After arriving, the salesman took some basic information and asked how much time was available. My response was 15 to 30 minutes. Four hours later, I left without buying because the "deal" was on a car with the light interior not the dark that was my preference. In retrospect, what transpired in those four hours was a demonstration of classic car sales techniques at their best. This realization came to light a few days later when watching a movie where the sales manager highlighted the tricks of the trade, he gloated on how to manipulate the customer. After the movie, I said: "this is exactly what happened to me". Of the 14 techniques used during my four-hour ordeal, all were referenced in the movie (except in the movie a secret microphone captured the conversation between husband and wife after the salesman left the room - this did not occur). The amazing thing is that I did not realize the sales tricks during the process. What were the techniques?
First, in the parking lot the salesman turned his back and said follow me to the office and I did. Next, he obtained keys for the model of interest and positioned the car so I could sit in it. Although, I have driven the model before, he insisted it was no problem. After 15 minutes we returned to the office to say goodbye, how naive.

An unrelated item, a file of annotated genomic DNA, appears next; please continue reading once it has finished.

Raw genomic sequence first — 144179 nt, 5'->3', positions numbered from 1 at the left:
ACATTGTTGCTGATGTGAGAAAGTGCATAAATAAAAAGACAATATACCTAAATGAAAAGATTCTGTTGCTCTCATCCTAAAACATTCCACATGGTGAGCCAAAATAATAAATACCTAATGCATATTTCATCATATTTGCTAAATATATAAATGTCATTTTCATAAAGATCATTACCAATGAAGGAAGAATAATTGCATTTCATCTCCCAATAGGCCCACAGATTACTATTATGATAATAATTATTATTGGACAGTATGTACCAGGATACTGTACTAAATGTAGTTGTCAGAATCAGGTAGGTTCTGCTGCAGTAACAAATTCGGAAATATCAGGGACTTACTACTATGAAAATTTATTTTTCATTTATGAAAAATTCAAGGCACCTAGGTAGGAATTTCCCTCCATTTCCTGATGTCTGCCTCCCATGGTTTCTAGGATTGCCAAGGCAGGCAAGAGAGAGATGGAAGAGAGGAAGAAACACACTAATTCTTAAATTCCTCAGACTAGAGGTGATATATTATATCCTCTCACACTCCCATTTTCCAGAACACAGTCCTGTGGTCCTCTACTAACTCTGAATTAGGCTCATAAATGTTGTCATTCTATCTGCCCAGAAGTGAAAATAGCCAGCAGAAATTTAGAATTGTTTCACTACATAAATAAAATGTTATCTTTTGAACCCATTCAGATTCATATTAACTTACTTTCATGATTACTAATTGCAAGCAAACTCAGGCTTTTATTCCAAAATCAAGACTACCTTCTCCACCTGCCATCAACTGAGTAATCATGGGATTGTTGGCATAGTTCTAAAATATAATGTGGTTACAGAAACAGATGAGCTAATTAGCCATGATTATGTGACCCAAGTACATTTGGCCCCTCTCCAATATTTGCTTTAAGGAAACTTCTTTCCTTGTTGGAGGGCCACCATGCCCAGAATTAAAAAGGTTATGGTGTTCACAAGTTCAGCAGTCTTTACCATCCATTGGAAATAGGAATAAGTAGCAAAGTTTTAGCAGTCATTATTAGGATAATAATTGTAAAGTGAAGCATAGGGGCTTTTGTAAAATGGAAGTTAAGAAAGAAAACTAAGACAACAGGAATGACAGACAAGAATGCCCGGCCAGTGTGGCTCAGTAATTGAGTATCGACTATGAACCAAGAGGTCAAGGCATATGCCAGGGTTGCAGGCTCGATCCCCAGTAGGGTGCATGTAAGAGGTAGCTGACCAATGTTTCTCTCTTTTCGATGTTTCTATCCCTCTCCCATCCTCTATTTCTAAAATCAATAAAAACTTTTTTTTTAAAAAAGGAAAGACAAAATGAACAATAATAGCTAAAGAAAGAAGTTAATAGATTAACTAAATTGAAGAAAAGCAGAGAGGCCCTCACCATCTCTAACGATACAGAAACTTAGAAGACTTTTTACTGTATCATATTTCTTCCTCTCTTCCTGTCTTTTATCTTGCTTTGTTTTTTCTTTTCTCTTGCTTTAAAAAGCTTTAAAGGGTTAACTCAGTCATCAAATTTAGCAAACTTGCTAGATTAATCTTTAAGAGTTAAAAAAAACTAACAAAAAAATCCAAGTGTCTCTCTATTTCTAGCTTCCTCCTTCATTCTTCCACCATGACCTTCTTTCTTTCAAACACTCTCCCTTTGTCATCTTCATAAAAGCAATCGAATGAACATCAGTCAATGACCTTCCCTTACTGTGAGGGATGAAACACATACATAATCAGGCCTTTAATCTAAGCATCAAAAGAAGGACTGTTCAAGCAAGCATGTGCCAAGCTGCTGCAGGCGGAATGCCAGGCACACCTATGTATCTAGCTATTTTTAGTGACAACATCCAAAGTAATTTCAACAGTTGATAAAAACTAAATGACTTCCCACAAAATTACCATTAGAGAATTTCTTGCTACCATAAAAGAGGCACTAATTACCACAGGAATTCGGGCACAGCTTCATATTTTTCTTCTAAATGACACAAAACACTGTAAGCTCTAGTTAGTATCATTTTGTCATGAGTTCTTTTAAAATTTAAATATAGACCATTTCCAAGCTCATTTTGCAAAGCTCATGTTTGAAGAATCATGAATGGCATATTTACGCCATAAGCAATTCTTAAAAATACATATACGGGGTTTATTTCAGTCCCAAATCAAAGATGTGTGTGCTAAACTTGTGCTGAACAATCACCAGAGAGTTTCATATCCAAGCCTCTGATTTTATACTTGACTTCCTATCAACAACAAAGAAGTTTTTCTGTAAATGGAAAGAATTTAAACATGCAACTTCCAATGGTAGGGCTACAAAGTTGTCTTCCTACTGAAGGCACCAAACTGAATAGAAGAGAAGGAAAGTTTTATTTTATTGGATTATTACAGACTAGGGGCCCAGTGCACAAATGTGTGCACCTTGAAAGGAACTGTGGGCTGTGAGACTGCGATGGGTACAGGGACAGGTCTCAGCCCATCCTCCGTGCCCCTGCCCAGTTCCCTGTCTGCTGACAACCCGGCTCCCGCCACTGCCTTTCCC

The third technique was offering a deal that could not be refused. He quoted a trade offer two times the value of my car and eight thousand dollars off the list price! My thought, this is too good to be true. My response, need to check with the wife. No problem, he offered the use of his cell phone, technique four, remove obstacles. Now the hook was set, he had a possible buyer. After driving a second car of my preferred color, we were back at the office.